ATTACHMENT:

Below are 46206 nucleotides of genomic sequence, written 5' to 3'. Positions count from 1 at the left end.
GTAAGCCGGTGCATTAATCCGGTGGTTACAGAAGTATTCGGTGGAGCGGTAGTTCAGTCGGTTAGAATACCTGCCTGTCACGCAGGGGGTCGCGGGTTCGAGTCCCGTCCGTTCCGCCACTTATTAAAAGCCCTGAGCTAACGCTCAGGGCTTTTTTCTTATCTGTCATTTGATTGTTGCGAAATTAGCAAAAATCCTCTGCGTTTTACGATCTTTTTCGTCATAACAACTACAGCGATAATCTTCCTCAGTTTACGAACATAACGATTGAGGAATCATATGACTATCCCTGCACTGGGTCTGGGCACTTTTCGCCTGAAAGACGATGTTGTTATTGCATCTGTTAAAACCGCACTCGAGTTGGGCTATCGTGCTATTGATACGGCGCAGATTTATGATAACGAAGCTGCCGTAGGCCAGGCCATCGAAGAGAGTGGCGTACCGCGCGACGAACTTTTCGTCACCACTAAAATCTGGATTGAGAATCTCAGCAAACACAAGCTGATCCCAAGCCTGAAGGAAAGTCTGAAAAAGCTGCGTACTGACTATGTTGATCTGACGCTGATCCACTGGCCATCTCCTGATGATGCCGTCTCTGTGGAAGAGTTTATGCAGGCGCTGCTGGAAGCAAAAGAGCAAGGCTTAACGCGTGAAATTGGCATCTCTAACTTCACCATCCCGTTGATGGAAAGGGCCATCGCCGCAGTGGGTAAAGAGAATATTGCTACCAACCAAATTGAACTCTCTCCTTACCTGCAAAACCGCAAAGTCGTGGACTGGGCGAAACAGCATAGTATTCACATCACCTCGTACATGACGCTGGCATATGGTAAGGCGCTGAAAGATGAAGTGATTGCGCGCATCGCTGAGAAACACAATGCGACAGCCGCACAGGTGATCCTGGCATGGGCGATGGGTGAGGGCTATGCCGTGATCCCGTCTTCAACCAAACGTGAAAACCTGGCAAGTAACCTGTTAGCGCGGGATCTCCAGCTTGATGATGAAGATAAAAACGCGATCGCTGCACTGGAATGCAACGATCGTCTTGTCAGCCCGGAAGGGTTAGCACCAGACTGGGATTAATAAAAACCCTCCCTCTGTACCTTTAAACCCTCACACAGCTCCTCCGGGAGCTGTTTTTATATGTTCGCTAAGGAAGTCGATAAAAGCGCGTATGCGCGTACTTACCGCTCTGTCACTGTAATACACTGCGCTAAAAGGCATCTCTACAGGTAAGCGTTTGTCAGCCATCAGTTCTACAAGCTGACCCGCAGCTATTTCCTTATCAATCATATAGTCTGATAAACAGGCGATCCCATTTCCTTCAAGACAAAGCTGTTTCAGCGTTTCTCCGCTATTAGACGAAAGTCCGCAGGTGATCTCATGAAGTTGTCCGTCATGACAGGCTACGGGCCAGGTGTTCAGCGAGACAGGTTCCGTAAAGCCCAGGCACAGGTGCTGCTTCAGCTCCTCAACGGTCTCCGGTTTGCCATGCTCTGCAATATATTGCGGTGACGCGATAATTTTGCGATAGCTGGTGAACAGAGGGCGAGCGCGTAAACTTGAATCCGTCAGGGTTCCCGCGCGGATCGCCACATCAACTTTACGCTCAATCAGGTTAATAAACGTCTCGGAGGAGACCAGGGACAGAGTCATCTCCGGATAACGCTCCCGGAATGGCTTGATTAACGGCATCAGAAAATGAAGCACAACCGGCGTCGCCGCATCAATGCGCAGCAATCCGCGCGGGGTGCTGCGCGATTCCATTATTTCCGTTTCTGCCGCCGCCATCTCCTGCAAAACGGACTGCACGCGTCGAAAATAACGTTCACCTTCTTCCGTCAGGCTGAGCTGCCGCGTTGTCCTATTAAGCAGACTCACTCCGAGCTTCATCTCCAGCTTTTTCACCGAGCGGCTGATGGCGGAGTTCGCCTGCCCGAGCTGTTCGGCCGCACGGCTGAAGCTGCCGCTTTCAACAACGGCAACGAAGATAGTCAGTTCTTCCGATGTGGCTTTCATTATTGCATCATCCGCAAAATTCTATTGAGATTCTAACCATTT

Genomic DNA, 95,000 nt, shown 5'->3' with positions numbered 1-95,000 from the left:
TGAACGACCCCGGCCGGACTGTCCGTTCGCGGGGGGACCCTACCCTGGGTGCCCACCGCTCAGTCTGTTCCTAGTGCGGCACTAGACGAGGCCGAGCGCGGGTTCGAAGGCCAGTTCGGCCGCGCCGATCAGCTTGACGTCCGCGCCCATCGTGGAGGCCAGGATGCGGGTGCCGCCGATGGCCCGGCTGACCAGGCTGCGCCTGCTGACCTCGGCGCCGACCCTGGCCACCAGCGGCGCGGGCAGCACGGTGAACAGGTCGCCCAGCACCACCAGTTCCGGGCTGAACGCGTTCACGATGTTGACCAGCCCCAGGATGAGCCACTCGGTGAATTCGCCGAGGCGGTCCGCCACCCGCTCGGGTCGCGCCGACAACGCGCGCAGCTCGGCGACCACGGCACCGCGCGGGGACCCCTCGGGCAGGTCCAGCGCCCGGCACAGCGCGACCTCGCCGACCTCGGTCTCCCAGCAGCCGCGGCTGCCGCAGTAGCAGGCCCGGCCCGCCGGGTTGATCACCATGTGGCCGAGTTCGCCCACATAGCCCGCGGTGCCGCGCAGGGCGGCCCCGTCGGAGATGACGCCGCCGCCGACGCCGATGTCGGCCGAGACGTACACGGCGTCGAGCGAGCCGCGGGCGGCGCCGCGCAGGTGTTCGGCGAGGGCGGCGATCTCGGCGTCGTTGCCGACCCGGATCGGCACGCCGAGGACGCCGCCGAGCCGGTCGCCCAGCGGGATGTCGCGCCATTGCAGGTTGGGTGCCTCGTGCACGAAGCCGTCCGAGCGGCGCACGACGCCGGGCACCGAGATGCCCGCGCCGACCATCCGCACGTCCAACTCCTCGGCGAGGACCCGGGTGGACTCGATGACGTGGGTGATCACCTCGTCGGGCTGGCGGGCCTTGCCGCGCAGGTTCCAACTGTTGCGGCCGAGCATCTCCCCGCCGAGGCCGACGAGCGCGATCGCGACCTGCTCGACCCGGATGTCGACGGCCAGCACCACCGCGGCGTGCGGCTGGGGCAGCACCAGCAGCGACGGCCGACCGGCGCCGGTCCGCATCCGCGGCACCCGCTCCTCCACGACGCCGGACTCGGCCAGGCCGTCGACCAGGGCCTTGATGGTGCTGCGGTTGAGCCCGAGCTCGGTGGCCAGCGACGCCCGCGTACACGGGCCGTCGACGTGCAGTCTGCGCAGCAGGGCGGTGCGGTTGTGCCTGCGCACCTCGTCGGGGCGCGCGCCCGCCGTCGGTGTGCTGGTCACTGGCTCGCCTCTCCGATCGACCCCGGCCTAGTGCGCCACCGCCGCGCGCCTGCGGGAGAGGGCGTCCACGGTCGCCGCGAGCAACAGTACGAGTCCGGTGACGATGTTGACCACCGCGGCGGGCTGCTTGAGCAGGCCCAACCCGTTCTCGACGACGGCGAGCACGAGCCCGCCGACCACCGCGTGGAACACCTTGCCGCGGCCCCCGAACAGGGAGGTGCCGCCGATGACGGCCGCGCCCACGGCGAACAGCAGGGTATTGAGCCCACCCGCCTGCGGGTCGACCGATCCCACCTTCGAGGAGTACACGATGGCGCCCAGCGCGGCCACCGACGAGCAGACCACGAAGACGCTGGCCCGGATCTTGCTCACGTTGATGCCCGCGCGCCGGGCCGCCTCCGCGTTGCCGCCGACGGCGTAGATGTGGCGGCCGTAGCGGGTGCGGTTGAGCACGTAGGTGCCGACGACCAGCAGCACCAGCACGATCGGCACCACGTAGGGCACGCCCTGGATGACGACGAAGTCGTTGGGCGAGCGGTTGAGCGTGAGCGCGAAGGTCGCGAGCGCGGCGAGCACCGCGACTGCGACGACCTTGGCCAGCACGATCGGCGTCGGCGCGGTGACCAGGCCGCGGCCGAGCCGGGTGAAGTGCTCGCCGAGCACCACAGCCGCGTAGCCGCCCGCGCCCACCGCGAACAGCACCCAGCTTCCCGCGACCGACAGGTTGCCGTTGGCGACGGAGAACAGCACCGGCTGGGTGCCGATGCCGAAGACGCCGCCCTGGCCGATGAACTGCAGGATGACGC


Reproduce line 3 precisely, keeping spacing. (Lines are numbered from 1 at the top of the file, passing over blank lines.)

Genomic DNA, 95,000 nt, shown 5'->3' with positions numbered 1-95,000 from the left: